This seems to be a topic worth exploring.

Cheers!

-Chris
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Old 28th May 2007, 03:55 PM   #3
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This is my basic "first look" to see if op-amps are plug compatible. First, download the datasheets for both parts. Is the supply voltage of the new part greater than what's being supplied? Are the basic input, output, and power signals on the same pins? What's the minimum stable gain, and is the circuit set up for that or greater? Finally, look at the compensation and offset pins. Usually they're not used, but different op-amps use different polarities and configurations for offset. If it's used, make sure it's wired like the data sheet. Ditto any compensation used. If the new part meets the above, it will usually work well enough to dig deeper into how to optimize it and how it sounds. I've used the OPA627 in scientific instrumentation, and it's a fantastic part in terms of low offset and low noise. The OP37 is a higher bandwidth version of the old OP27, and they're both aimed primarily at precision lower frequency applications. I think they're bipolar, but would have to check. IMO, they're pretty old designs. Again not sure, but I think the 627 is jfet or cbfet or something, but it has way lower input currents, and IMO has little in common with the old 27/37 parts. Unfortunately, it's quite expensive, and may or may not be any better sound-wise than (man is my memory shot- forgive p/n errors) the 833/797 parts commonly used.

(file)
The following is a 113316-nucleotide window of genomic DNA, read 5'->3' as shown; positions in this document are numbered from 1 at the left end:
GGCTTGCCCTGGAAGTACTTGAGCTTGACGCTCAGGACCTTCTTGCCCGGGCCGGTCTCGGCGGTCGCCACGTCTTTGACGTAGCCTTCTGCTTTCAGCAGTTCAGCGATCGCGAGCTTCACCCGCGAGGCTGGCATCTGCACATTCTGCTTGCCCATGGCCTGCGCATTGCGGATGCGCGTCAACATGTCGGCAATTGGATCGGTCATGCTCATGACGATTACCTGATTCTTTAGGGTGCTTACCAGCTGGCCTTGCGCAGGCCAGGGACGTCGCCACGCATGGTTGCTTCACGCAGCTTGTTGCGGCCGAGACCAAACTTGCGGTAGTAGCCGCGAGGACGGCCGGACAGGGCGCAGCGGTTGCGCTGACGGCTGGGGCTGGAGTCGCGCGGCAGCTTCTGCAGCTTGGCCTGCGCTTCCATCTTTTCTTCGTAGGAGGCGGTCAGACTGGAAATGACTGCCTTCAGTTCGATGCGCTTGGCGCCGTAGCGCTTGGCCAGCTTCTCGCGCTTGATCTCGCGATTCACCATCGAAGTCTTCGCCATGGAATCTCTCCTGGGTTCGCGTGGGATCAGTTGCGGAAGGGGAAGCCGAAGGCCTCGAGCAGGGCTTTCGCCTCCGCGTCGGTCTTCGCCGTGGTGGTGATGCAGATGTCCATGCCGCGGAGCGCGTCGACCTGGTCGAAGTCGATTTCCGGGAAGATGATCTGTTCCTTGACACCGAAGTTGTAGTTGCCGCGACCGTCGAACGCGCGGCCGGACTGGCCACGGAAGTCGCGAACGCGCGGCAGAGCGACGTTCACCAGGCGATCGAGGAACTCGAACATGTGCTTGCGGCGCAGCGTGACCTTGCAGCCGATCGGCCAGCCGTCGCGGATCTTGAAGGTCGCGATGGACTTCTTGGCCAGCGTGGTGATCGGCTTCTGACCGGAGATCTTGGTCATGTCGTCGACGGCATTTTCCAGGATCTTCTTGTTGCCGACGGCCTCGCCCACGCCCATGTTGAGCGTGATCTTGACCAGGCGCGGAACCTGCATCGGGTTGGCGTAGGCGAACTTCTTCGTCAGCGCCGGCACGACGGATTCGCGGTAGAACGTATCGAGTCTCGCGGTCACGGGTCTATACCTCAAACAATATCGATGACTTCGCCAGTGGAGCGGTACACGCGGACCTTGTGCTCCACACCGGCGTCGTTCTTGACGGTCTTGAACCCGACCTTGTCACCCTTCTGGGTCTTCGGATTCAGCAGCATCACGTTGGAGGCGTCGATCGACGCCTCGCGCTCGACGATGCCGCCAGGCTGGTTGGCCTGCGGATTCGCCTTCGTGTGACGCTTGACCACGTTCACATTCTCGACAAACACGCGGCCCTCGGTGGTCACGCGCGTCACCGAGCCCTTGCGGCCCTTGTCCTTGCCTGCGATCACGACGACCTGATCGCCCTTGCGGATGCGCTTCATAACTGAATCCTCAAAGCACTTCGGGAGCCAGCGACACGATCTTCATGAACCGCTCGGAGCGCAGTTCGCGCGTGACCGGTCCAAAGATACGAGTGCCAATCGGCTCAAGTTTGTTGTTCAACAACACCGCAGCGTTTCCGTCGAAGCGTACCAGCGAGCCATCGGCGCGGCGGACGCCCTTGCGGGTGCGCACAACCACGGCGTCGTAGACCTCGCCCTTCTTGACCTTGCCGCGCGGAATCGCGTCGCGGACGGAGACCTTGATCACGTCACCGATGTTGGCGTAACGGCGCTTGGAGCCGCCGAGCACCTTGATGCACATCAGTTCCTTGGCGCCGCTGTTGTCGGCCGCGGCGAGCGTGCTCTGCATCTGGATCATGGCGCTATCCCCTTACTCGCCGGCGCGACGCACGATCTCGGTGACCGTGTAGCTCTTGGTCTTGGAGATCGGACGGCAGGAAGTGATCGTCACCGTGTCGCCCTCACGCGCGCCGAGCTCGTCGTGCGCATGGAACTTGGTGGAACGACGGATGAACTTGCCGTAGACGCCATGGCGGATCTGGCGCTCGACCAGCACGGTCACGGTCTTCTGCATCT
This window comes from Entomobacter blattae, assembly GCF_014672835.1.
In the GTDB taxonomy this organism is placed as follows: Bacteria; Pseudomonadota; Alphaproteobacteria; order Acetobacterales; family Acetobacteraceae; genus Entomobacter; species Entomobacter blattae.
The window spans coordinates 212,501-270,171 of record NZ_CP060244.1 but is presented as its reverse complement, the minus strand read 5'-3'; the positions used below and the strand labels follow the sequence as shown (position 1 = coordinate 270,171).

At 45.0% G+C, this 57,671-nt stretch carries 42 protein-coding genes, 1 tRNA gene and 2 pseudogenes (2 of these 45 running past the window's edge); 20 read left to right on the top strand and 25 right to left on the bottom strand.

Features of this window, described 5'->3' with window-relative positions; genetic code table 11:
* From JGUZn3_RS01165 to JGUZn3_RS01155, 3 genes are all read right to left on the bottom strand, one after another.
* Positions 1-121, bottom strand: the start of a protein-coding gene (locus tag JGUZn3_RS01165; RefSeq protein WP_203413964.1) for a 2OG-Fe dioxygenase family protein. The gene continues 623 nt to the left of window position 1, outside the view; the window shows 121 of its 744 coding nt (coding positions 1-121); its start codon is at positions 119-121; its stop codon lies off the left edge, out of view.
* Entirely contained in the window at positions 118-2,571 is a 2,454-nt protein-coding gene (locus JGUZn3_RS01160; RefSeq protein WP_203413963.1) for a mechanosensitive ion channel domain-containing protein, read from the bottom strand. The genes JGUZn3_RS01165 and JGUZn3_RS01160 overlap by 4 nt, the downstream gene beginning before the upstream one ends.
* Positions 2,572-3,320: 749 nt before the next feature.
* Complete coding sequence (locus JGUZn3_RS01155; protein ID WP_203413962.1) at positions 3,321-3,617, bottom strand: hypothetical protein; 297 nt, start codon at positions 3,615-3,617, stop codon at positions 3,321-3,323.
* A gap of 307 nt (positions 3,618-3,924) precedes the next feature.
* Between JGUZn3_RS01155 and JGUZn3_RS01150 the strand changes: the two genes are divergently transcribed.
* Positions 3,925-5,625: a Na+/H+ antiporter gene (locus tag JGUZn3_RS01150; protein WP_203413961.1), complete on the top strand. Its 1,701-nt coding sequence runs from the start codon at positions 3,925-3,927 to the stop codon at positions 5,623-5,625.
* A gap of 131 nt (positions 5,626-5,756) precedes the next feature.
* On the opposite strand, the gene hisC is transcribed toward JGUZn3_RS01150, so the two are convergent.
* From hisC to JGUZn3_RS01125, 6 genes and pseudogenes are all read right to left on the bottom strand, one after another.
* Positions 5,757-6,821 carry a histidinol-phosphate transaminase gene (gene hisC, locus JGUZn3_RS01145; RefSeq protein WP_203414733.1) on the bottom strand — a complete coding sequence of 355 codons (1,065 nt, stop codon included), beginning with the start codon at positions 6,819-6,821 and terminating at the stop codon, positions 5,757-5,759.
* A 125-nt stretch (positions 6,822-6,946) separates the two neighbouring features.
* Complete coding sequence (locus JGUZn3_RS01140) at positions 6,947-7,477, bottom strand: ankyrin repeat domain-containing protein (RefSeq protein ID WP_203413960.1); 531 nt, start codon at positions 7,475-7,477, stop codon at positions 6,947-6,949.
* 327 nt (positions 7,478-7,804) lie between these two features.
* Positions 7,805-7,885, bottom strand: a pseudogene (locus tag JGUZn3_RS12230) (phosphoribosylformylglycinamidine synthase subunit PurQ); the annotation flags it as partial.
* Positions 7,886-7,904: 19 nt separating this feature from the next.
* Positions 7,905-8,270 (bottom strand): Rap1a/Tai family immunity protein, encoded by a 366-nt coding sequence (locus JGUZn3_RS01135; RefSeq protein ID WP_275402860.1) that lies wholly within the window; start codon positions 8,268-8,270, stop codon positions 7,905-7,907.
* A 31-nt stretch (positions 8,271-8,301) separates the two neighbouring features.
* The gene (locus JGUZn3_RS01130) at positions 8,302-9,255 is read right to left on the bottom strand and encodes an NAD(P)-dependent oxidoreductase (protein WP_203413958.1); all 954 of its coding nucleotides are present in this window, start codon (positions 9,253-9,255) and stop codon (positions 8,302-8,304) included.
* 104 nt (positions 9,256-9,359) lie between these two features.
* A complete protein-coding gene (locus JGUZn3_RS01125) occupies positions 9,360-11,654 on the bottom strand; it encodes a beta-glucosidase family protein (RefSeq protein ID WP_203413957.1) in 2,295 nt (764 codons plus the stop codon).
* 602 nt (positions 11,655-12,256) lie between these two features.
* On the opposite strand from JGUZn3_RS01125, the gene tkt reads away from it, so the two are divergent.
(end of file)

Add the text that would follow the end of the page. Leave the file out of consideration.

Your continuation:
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Old 28th May 2007, 08:12 PM   #4
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Thanks Chris and Conrad.

Certainly will compare specs, and agree that overall circuit design, materials and parts selection, and attention to detail optimise sonic outcomes.

It'd be good to hear from DIYers who might share brutal first-hand experiences, whether in fact, there is any merit in swapping out older op-amps; if so, any gain, and how much pain? Also those related aspects of DC power supply and pre-amp design......

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Old 29th May 2007, 02:34 AM   #5
sandyK is offline sandyK  Australia
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OPA2134,LM4562 and AD8066 are worth looking at. The OPA2134 is a good choice for replacing devices such as NE5532, 4558 etc. LM4562 is more revealing than the OPA2134, but worth trying. It is still the "flavour of the month" (I think)
AD8066 is another very revealing opamp, but only comes in SOIC .
It requires close bypassing. It usually sounds better using normal 100nF bypass capacitors instead of the recommended 100nF ceramic, PROVIDED that voltage regulators are fairly close by,for stability reasons.
SandyK
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Old 29th May 2007, 10:58 AM   #6